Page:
a configurational activity component stored in said memory, said configurational activity component producing a value indicating whether any allowable path includes a specified pair of cities and stops;
a Hamiltonian component stored in said memory, said Hamiltonian component indicating the cost associated with a path including a specified pair of cities and stops;
a traveling salesman solution space system comprising said configurational density component, configurational activity component, and Hamiltonian component;
a temperature parameter characterizing an entropy associated with said traveling salesman solution space system;
an entropic relaxation process stored in said memory for execution by said central processing unit, said entropic relaxation process comprising iterative reduction of said temperature parameter, said reduction of said temperature parameter iteratively reducing said entropy, recalculation of said traveling salesman solution space system based on said reduction of said temperature parameter, said entropic relaxation process producing a state of lower energy defining a set of preferred paths.
2. A computer readable medium containing a data structure for storing information relating to a solution to traveling salesman problem, said traveling salesman problem being characterized by a list of cities and costs associated with paths traversing said cities, the data structure comprising:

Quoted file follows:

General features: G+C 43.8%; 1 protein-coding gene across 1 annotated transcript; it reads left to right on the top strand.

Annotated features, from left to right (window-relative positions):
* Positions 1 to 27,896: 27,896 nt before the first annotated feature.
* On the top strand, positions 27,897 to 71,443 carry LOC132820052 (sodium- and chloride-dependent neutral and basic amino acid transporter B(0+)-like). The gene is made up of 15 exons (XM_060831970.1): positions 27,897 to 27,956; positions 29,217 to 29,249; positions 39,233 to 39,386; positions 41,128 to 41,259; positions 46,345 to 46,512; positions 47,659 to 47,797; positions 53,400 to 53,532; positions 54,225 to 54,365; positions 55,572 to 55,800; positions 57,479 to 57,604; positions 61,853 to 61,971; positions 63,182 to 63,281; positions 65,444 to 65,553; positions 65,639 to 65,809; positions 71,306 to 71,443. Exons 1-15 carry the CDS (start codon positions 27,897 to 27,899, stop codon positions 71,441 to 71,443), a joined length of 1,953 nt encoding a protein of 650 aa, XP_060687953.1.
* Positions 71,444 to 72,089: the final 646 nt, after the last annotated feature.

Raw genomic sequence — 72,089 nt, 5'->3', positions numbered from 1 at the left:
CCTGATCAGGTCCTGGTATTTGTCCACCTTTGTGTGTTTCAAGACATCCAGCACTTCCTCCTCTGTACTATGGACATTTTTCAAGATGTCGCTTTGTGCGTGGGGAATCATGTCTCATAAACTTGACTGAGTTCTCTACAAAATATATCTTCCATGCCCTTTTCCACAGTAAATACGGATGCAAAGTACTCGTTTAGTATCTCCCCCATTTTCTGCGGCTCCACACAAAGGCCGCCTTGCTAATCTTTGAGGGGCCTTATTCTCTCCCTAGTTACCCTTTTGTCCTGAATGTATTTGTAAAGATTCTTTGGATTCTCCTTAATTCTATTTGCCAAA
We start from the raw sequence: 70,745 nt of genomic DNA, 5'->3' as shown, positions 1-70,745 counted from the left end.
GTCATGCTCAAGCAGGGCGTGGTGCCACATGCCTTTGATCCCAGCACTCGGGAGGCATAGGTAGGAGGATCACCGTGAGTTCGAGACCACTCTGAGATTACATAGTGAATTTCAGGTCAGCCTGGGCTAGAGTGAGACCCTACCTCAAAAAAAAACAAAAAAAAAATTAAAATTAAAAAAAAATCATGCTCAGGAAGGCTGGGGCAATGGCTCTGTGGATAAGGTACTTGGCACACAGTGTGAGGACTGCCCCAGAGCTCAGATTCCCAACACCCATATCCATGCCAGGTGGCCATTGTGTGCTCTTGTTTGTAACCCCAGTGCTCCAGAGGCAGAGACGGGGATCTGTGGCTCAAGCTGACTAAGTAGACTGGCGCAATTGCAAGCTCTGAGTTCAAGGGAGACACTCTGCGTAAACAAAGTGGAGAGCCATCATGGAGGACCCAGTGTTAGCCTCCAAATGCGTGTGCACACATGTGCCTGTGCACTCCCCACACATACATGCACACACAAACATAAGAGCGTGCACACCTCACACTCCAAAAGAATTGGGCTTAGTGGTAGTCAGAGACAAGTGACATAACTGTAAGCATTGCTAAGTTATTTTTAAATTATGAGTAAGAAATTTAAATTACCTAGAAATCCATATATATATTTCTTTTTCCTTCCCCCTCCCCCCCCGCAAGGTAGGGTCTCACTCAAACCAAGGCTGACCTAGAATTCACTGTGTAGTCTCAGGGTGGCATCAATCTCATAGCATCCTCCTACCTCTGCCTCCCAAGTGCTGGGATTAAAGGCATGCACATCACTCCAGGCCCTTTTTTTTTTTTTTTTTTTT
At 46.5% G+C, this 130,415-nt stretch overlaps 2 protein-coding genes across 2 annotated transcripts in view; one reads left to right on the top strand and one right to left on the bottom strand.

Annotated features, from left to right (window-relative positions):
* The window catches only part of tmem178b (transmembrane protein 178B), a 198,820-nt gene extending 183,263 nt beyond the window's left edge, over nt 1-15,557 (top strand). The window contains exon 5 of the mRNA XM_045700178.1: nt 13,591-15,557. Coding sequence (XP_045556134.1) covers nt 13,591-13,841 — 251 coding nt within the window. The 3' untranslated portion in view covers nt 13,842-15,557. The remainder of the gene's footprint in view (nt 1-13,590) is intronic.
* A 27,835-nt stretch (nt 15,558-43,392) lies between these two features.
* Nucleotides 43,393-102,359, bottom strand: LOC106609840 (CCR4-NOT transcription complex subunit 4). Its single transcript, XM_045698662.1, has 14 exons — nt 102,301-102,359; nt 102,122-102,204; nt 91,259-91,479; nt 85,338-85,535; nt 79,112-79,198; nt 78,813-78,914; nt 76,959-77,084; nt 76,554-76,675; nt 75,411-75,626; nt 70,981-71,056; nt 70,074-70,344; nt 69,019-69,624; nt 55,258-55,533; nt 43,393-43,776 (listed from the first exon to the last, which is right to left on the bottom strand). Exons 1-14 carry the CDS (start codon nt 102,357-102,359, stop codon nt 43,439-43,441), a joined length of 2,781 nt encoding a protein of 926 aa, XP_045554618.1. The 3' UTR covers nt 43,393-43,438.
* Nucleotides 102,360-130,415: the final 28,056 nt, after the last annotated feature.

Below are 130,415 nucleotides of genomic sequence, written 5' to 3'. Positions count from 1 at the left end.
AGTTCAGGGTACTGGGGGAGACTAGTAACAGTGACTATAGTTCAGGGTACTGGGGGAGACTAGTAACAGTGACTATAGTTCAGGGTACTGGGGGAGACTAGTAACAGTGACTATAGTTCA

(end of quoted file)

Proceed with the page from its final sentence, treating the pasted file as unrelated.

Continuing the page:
a configurational density table, said configurational density table being characterized by a first CD city index, a first CD stop index, a second CD city index, and a second CD stop index, the configurational density table containing a configurational density value for each said first CD city index, first CD stop index, second CD city index, and second CD stop index ordered quadruple, said configurational density value corresponding to the probability of having a first city corresponding to said first CD city index at a stop corresponding to said first CD stop index and a second city corresponding to said second CD city index at said CD second stop;